The intervention is team-taught by a high school teacher and a BC graduate student or faculty member once a week during a regularly scheduled class at two area high schools. Graduate students and faculty also meet regularly with school staff to review what's working in the curriculum and what needs to be changed.

The program was developed to draw on the different strengths of teachers and psychologists, says Sandra Copman, EdD, who helps manage Boston Schools' school-to-career programs.

"I think it's helped me as a teacher to be able to view students differently," explains Brighton High School health and physical education teacher Christine Bradt, who's been co-teaching Tools for Tomorrow for three years. "The strength that they get from us is figuring out class management techniques that work, whereas we get from them the ability to ask questions and develop a little bit different relationship with students to help them make good decisions."

Community focus

Taking such collaboration one step further is Mary E. Walsh, PhD, who directs BC's multidisciplinary Center for Child, Family and Community Partnerships. She has helped create the Gardner Extended Services School model, a shining example of how to get the community and parents involved in elementary-school students' lives (see Gardner Extended Services School).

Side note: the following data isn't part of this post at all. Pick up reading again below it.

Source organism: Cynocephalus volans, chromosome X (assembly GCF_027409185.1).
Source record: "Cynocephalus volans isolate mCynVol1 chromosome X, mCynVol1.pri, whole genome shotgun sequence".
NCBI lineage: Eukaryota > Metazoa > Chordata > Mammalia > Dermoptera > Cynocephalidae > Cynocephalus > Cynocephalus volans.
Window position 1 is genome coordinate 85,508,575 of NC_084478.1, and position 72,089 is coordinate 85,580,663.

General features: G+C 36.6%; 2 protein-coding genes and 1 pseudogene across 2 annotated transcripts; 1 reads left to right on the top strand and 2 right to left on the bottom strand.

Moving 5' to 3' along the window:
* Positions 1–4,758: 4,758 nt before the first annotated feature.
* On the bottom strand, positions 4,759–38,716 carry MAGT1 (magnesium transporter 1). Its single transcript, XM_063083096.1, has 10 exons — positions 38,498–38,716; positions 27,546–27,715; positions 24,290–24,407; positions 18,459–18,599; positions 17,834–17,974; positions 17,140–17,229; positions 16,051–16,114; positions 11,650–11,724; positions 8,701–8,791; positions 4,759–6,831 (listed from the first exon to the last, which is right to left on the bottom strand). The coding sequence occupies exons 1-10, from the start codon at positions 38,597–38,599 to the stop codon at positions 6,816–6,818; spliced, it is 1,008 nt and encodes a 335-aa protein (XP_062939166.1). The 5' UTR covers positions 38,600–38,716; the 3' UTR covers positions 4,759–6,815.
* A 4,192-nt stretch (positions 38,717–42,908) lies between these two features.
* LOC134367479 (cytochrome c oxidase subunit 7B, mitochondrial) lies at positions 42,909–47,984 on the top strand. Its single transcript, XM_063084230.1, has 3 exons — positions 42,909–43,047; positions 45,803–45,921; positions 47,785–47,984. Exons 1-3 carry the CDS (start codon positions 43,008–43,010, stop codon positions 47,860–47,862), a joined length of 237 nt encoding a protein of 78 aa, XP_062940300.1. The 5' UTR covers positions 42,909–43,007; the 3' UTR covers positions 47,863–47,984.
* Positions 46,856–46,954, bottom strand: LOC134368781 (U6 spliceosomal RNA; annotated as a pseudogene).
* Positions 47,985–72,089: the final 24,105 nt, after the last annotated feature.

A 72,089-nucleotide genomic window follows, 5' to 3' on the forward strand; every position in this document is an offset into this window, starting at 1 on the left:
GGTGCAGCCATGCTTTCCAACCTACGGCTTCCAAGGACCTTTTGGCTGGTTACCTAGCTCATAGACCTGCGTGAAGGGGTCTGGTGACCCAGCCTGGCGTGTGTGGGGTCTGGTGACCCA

"Through grant initiatives and institutional support from Boston College and the YMCA of Greater Boston, we were able to help that school transform itself over a 10-year period from a school that provided teaching and learning to a school that has services and resources for kids and families that go from 7 in the morning to 11 at night," says Walsh, who is also a BC counseling psychology professor.

"The collaboration has been probably one of the best I've ever seen in my professional experience," adds Margaret Hoban, PhD, head of psychological services for Boston's public schools. "The bottom line is that the people who are collaborating are truly concerned about how we can best serve the students of Boston."

The elementary school includes an on-site health clinic, before- and after-school programs for students, summer enrichment activities, and night classes for parents. The partnership also provides students with recreational opportunities through the local YMCA.

The efforts are paying off: In 2000, Gardner was among the top 12 percent of Boston schools in academic improvement. And Boston Public Schools' administrators think the idea is working so well that they've signed off on expanding the program to 10 additional elementary schools--a project called Connect 5, which has garnered more than $1.5 million in funding.

Beyond test scores, the program has made the school a place where parents feel welcome, says doctoral student Elizabeth Warter, who has worked at Gardner for four years. "They walk into the school as if they're part of the school, and not a visitor," Warter explains.